This is an update of an article originally posted in September.
With the Supreme Court due to hear arguments this week on a case brought by a number of Republican state attorneys general that could throw out the entire health care law, and with conservatives now having a 6-3 majority on the Supreme Court, there is great concern among ACA/Obamacare supporters that this could well mean the end of the health care law.
The Obamacare case currently before the court deals with the 2017 repeal of the law's tax penalty enforcing the individual mandate for people to buy health insurance coverage. In 2012, Chief Justice John Roberts cast the deciding vote in the 5-4 decision upholding Obamacare generally, and the individual mandate specifically, as valid under the Congress' taxing power. After the mandate's tax penalty was repealed in 2017, a number of Republican state attorneys general sued, arguing that since the mandate was no longer tied to a specific tax penalty, it had lost its legal underpinning. They also argued that because the individual mandate was key to a number of the law's provisions that made it a workable system of insurance, the entire law should fall, including preexisting conditions protections.
whole legal process is now being driven by one decision by one Texas
federal judge that bought the plaintiff's painfully tenuous arguments in
deciding that the entire law is unconstitutional.
While it is certainly possible the Supreme Court could toss all of the Affordable Care Act/Obamacare before the end of this term, I see that as highly unlikely for the following reasons:
- I don't know of any conservative legal scholars that led prior Supreme Court challenges to Obamacare who see the current challenge as credible on the merits. For example, the architect of the last challenge, Jonathan Adler of Case Western University, said in a friend of the court brief the current challenge is, "unmoored from law or contemporary doctrine."
now arguing that the Court is almost automatically capable of wrecking the law appear to
believe Republican appointed justices are purely partisan political
animals marching to the Trump political line. That reflects a lack of
understanding about the justices and their dedication to the rule of
law. According to the Supreme Court Database, from 2000 to 2018, 36% of all decisions were unanimous. Their 7-to-2 or 8-to-1 decisions made up 15 percent
of decisions. The 5-to-4 decisions, by comparison, occurred in only 19
percent of cases. And, in the 2019-2020 term, with Gorsuch and Kavanaugh aboard, only 21% of the decisions were 5-3 or 5-4.
concerns over the Court wrecking the whole law lie with the dubious
notion that if the individual mandate's tax penalty is gone so should
the broader parts of the law such as the Medicaid expansion and the
individual insurance subsidies. The Medicaid expansion, for example, has
absolutely nothing to do with the individual mandate that was
originally placed in the law as a means to support insurance companies'
ability to underwrite individual health insurance policies. And, the individual health insurance market itself has been chugging along in no worse condition since the tax penalty, and effectively the mandate, was repealed back in 2017 as part of the Republican tax bill.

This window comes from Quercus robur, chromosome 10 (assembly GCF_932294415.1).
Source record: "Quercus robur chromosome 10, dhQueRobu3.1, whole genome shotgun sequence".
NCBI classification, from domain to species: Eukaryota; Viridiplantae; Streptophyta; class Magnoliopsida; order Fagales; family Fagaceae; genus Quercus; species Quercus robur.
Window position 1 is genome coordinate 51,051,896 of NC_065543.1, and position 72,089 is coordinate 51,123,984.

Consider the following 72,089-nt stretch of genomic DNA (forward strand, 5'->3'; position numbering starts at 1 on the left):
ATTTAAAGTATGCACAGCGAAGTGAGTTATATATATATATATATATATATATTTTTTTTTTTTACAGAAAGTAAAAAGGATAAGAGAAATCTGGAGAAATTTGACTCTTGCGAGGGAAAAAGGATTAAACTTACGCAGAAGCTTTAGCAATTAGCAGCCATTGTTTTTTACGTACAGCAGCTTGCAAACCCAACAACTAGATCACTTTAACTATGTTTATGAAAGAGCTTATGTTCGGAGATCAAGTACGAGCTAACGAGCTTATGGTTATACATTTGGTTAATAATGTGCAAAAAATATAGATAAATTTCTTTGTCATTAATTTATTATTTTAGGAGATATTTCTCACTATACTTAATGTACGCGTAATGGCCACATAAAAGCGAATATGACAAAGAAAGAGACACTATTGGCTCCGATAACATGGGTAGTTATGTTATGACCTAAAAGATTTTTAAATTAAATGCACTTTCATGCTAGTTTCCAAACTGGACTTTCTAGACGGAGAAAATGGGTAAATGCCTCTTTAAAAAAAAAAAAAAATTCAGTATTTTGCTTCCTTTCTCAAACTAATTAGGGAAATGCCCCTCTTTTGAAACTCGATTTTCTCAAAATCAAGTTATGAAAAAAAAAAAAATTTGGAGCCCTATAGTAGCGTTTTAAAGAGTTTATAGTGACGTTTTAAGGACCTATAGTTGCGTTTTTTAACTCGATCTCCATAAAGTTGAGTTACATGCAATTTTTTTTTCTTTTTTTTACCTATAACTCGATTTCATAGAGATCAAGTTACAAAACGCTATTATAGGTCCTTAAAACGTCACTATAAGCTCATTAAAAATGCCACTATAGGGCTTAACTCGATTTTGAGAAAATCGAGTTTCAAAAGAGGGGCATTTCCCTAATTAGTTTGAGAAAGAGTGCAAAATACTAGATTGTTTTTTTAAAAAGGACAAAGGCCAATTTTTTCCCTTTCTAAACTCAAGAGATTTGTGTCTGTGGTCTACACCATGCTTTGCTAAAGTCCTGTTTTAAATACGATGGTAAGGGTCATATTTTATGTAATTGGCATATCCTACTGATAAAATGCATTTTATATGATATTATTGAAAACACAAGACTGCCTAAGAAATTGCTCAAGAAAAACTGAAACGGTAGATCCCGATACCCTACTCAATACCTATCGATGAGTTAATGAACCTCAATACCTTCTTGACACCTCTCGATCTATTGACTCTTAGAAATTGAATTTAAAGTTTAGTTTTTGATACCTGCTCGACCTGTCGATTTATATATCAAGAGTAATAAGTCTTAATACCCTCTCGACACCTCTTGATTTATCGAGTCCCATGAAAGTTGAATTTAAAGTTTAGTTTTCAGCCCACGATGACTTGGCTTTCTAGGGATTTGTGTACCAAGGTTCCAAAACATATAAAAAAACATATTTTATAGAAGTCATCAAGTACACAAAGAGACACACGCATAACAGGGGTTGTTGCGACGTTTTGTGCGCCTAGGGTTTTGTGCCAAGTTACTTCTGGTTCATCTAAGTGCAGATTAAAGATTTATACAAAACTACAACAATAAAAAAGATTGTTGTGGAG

- If the justices decided that the whole law had to go, they would force upwards of 20 million people onto the rolls of the uninsured overnight on the dubious premise that the excising of the individual mandate's tax penalty undercuts the individual health insurance coverage expansion when the past three years of actual experience shows that no such thing has happened.
During the recent election campaign many Democrats wanted to paint that picture if for no other reason that it fit an effective election season argument, that Republicans wanted to take away your preexisting condition protections, your insurance subsidies, and your Medicaid expansion.
And, since Republicans have brought this suit and the Trump White House has supported it, their actions legitimately lay Republicans wide open to that claim. And, that begs the question of why Republicans would do such a stupid thing in the first place?
Ironically, Republicans are now moving to blow up the law in court after abysmally failing to repeal and replace Obamacare in 2017 (in part leading to their 2018 election defeats) and then just as abysmally failing to come up with a new replacement proposal since then.
Luckily, the Supreme Court is staffed by adults who will save Obamacare, and the Republicans from themselves.
We should expect a Supreme Court ruling on this case late in the spring of 2021.
After hearing the Court's oral arguments this morning (November 10th), I can double down on my prediction the Court will not wreck Obamacare.
If the conservative justices don't buy the plaintiff arguments, their attempts to destroy Obamacare will fail. Listening to the arguments, most of the conservatives were clear that whatever the Court does with what remains of the individual mandate the rest of the law should stand.
The best comment came from one of the most conservative justices, Samuel Alito:
“In the first case [NFIB vs Sebelius, 2012], there was a strong reason to believe the individual mandate was … essential to keep the plane flying. Now the part has been taken out and the plane has not crashed,” Alito said. “How would we explain why the individual mandate in its present form is essential to the operation of the act?”
Game, set, match. The Supreme Court will not wreck Obamacare!